In Parliament this afternoon, I had the privilege of speaking in a backbench business debate on the role of the Council of Europe. Constituents may be unaware of the importance of the Council of Europe and perhaps unfamiliar with the work being done, often behind the scenes, to uphold human rights, democracy, and rule of law across the continent. In my experience as a group leader, I have seen the work of the Council, touching on matters including migration and asylum.
Since its foundation in 1945 in London, the Council has been pivotal in securing the rights of my constituents seeking to flee from persecution across the world. It is on this point that I began my remarks.
Following the conclusion of the Second World War, politicians from across Europe recognised the need for such an international body. It was Winston Churchill who was an advocate for the creation of the Council as Europe was rebuilt. In recognition of this, many buildings used by the Council are named after the former Prime Minister. While established almost 80 years ago, the Council remains of paramount importance in European politics, ensuring fairness in elections and as a means of keeping states committed to upholding their human rights commitments.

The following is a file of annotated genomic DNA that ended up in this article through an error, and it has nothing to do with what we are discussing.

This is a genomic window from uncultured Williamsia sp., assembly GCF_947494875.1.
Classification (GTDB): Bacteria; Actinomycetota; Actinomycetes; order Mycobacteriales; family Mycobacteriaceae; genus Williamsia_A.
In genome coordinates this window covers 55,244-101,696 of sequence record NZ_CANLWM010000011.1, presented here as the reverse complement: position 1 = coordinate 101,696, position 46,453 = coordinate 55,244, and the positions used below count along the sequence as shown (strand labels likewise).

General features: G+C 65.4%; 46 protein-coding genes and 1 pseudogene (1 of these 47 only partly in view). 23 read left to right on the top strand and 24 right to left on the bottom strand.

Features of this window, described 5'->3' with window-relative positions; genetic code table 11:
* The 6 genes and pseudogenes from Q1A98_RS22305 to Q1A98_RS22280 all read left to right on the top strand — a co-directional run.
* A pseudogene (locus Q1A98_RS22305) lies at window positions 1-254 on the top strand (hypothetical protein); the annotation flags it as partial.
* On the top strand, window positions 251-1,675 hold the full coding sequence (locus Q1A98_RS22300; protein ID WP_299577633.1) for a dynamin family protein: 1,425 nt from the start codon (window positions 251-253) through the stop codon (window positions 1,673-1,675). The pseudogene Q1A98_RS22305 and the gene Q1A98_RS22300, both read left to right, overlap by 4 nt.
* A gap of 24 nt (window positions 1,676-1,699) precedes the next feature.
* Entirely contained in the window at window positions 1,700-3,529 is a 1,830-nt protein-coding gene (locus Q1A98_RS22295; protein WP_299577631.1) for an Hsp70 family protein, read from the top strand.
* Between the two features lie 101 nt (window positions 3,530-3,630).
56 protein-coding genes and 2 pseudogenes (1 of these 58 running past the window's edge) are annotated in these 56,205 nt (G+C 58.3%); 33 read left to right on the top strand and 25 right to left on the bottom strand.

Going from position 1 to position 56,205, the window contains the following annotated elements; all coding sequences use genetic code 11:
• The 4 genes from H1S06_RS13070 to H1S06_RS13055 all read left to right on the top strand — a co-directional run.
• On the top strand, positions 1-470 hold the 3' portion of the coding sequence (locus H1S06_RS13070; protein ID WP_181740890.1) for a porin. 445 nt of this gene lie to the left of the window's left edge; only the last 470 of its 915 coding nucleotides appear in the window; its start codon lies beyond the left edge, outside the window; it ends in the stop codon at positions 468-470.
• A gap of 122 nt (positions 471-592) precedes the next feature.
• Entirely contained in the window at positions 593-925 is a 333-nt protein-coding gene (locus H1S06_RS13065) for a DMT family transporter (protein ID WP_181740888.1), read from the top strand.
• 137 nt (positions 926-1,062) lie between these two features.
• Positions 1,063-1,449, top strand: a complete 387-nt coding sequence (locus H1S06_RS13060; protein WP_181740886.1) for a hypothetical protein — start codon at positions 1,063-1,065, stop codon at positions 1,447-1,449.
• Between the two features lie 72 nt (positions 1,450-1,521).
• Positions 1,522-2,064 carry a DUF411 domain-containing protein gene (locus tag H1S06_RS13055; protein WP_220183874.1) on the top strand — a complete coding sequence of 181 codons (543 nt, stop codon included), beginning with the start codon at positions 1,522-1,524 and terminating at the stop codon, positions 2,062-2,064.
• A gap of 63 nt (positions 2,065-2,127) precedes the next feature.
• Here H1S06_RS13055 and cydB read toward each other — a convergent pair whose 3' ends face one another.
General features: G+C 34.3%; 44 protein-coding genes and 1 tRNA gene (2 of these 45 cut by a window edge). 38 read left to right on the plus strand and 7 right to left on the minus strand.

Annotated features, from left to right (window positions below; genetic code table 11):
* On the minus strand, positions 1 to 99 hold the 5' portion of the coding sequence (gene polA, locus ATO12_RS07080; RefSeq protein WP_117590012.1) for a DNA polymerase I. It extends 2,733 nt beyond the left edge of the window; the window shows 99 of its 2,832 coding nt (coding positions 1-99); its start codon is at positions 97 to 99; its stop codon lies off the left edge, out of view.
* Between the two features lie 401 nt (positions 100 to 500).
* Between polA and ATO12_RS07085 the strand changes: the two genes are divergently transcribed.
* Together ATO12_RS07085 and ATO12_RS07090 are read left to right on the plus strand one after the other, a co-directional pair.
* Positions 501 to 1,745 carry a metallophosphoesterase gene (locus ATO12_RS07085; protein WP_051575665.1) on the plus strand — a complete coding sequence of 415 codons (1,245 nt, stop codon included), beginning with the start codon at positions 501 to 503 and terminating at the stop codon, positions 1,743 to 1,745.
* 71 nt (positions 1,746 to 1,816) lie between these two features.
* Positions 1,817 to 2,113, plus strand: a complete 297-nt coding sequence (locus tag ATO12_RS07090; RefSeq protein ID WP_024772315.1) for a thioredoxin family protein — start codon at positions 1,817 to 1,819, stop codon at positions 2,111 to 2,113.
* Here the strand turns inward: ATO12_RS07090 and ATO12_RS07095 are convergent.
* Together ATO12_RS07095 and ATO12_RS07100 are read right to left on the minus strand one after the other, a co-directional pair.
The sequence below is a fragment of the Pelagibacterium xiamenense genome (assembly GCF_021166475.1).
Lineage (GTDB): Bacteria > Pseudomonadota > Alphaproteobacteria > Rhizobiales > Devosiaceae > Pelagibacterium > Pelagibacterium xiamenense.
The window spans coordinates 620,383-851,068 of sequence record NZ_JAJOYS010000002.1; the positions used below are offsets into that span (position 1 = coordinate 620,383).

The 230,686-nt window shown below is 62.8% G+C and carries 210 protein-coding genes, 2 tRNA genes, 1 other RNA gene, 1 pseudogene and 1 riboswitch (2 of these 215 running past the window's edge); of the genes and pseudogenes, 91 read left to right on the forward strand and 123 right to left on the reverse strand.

Following on from the speeches made by a number of my colleagues, I focused my speech on the excellent work of the Council’s bodies such as PACE, Council of Ministers, and the Venice Commission. These bodies have contributed to the success of the Council, but work remains underway.
Furthermore, I also talked about how the Council is restricted and the emerging challenges now being faced. This is of particular concern at the moment as Russia has moved from being an active member of the Council of Europe to a pariah in the international community.